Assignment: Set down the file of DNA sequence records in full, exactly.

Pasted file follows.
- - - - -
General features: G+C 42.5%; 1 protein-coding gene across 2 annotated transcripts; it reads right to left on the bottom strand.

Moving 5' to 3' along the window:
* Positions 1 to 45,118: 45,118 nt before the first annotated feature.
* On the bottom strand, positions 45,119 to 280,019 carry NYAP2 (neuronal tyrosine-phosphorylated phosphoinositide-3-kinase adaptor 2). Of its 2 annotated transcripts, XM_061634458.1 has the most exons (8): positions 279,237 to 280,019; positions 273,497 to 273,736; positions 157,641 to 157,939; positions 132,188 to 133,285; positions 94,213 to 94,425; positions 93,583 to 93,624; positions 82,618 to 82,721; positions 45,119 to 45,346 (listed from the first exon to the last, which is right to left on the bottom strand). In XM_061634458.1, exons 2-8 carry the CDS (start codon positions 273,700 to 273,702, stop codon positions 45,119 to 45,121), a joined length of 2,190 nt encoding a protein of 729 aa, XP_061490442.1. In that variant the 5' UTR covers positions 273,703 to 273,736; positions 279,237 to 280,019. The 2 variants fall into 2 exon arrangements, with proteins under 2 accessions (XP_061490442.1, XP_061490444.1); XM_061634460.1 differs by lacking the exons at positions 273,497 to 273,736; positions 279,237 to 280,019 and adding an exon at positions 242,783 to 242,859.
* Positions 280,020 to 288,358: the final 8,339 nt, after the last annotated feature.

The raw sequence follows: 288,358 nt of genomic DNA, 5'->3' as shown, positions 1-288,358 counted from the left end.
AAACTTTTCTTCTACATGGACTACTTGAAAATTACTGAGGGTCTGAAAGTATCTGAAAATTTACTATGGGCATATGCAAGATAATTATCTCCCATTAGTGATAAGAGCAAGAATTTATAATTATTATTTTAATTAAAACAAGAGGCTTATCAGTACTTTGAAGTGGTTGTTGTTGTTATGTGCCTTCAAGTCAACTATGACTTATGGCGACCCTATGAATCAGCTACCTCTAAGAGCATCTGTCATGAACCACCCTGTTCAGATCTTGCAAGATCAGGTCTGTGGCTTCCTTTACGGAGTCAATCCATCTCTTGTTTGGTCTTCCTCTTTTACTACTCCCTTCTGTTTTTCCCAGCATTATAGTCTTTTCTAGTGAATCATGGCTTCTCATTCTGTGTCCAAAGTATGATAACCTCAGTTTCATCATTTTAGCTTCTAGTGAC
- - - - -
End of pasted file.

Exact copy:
General features: G+C 42.5%; 1 protein-coding gene across 2 annotated transcripts; it reads right to left on the bottom strand.

Moving 5' to 3' along the window:
* Positions 1 to 45,118: 45,118 nt before the first annotated feature.
* On the bottom strand, positions 45,119 to 280,019 carry NYAP2 (neuronal tyrosine-phosphorylated phosphoinositide-3-kinase adaptor 2). Of its 2 annotated transcripts, XM_061634458.1 has the most exons (8): positions 279,237 to 280,019; positions 273,497 to 273,736; positions 157,641 to 157,939; positions 132,188 to 133,285; positions 94,213 to 94,425; positions 93,583 to 93,624; positions 82,618 to 82,721; positions 45,119 to 45,346 (listed from the first exon to the last, which is right to left on the bottom strand). In XM_061634458.1, exons 2-8 carry the CDS (start codon positions 273,700 to 273,702, stop codon positions 45,119 to 45,121), a joined length of 2,190 nt encoding a protein of 729 aa, XP_061490442.1. In that variant the 5' UTR covers positions 273,703 to 273,736; positions 279,237 to 280,019. The 2 variants fall into 2 exon arrangements, with proteins under 2 accessions (XP_061490442.1, XP_061490444.1); XM_061634460.1 differs by lacking the exons at positions 273,497 to 273,736; positions 279,237 to 280,019 and adding an exon at positions 242,783 to 242,859.
* Positions 280,020 to 288,358: the final 8,339 nt, after the last annotated feature.

The raw sequence follows: 288,358 nt of genomic DNA, 5'->3' as shown, positions 1-288,358 counted from the left end.
AAACTTTTCTTCTACATGGACTACTTGAAAATTACTGAGGGTCTGAAAGTATCTGAAAATTTACTATGGGCATATGCAAGATAATTATCTCCCATTAGTGATAAGAGCAAGAATTTATAATTATTATTTTAATTAAAACAAGAGGCTTATCAGTACTTTGAAGTGGTTGTTGTTGTTATGTGCCTTCAAGTCAACTATGACTTATGGCGACCCTATGAATCAGCTACCTCTAAGAGCATCTGTCATGAACCACCCTGTTCAGATCTTGCAAGATCAGGTCTGTGGCTTCCTTTACGGAGTCAATCCATCTCTTGTTTGGTCTTCCTCTTTTACTACTCCCTTCTGTTTTTCCCAGCATTATAGTCTTTTCTAGTGAATCATGGCTTCTCATTCTGTGTCCAAAGTATGATAACCTCAGTTTCATCATTTTAGCTTCTAGTGAC